Meeting the Balance of Electricity Supply and Demand in Latin America and the Caribbean

Meeting the Balance of Electricity Supply and Demand in Latin America and the Caribbean

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Over the coming decades, the supply of electric power will need to expand to meet the growing demand for electricity, but how the production and use of electricity develops will have broad ramifications for the diverse economies and societies of Latin America and the Caribbean. This report discusses the critical issues for the power sector considering a baseline scenario to 2030 for countries and sub-regions. Among these critical issues are the demand for electricity, the total new supply of electric generating capacity needed, the technology and fuel mix of the generating capacity, and the CO2 emissions of the sector. Under modest GDP growth assumptions, the demand for electricity in Latin America and the Caribbean would more than double by 2030. The analysis suggests that under any economic scenario, it will be challenging for the Region to meet future electricity demand.
The report shows that meeting the demand for electricity in Latin America and the Caribbean can be achieved by not only building new generating capacity by the expansion of hydropower and natural gas, but by relying on an increased supply of non-hydro renewables, expanding electricity trade, and making use of supply and demand-side energy efficiency to lower the overall demand for electricity. Some recommendations derived from the report are the need for strengthening regulations and market design of hydropower and gas power generation projects and the need to design supportive policies to develop renewable energy technologies and promote energy efficiency measures.
The primary audience to which this report is addressed are policy makers, power sector planners and stakeholders.

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Published 24 June 2011
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EAN13 9780821388211
Language English
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DIRECTIONS IN DEVELOPMENT
Energy and Mining
Meeting the Balance of
Electricity Supply and Demand
in Latin America and
the Caribbean
Rigoberto Ariel Yépez-García, Todd M. Johnson,
and Luis Alberto AndrésMeeting the Balance of Electricity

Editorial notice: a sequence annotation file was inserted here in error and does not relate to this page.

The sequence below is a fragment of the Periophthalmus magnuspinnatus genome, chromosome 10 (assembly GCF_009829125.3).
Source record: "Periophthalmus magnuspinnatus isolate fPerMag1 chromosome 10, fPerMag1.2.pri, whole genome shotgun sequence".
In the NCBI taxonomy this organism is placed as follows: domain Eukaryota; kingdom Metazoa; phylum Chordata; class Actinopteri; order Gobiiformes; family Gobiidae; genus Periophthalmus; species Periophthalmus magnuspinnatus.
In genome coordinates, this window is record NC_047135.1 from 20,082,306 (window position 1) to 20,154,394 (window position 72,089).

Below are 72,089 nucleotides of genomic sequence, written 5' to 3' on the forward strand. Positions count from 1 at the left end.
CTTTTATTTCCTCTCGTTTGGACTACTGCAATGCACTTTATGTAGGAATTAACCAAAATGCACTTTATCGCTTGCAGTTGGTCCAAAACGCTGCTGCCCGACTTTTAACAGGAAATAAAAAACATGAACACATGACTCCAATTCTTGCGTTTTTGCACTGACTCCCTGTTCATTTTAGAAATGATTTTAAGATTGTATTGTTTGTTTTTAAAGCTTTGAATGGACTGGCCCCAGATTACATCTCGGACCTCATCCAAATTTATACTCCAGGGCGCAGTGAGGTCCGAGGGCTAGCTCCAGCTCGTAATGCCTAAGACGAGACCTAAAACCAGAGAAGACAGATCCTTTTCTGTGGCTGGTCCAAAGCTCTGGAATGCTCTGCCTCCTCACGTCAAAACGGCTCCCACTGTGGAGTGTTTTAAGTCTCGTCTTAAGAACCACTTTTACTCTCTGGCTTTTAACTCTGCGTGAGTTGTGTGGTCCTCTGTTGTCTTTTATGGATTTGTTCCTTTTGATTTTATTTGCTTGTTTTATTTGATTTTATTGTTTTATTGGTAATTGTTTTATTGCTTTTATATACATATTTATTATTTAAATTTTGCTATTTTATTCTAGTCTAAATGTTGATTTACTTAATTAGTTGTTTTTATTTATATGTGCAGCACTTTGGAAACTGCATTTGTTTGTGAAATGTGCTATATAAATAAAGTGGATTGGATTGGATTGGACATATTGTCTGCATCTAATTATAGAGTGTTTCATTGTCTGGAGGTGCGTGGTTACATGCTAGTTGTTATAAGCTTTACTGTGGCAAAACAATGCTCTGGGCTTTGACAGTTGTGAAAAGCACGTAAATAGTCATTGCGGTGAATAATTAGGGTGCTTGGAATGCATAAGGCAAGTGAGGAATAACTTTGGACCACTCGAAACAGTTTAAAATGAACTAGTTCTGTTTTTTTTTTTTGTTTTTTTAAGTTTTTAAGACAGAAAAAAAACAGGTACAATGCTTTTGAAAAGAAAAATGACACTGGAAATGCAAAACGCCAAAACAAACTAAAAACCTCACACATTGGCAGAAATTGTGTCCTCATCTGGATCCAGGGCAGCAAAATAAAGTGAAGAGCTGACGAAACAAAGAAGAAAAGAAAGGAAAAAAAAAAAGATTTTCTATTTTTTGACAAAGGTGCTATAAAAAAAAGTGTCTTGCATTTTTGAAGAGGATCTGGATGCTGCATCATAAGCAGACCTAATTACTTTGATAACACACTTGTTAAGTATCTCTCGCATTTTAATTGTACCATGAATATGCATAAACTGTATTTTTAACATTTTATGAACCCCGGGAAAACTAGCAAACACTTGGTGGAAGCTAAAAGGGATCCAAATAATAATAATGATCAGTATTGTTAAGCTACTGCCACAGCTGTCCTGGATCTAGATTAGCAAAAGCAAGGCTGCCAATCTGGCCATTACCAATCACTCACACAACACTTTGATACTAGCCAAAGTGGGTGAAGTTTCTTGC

Supply and Demand in Latin America
and the CaribbeanMeeting the Balance of
Electricity Supply and
Demand in Latin America
and the Caribbean
Rigoberto Ariel Yépez-García, Todd M. Johnson,
and Luis Alberto Andrés© 2011 The International Bank for Reconstruction and Development / The World Bank
1818 H Street NW
Washington DC 20433
Telephone: 202-473-1000
Internet: www.worldbank.org
All rights reserved
1 2 3 4 14 13 12 11
This volume is a product of the staff of the International Bank for Reconstruction and
Development / The World Bank. The findings, interpretations, and conclusions expressed in
this volume do not necessarily reflect the views of the Executive Directors of The World
Bank or the governments they represent.
The World Bank does not guarantee the accuracy of the data included in this work. The
boundaries, colors, denominations, and other information shown on any map in this work
do not imply any judgement on the part of The World Bank concerning the legal status of
any territory or the endorsement or acceptance of such boundaries.
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All other queries on rights and licenses, including subsidiary rights, should be addressed to
the Office of the Publisher, The World Bank, 1818 H Street NW, Washington, DC 20433,
USA; fax: 202-522-2422; e-mail: pubrights@worldbank.org.
ISBN: 978-0-8213-8819-8
eISBN: 978-0-8213-8821-1
DOI: 10.1596/978-0-8213-8819-8
Library of Congress Cataloging-in-Publication data have been requested.
Cover photo: Gerencia de Communications Social, Comisión Federal de Electricidad; trans-
mission lines in Cindad del Carmen, Campeche, Mexico.
Cover design: Naylor Design, Inc.Contents
Foreword xiii
Acknowledgments xv
Abbreviations xvii
Executive Summary 1
Introduction 1
Historical Development of the Electric Power
Sector in Latin America and the Caribbean 3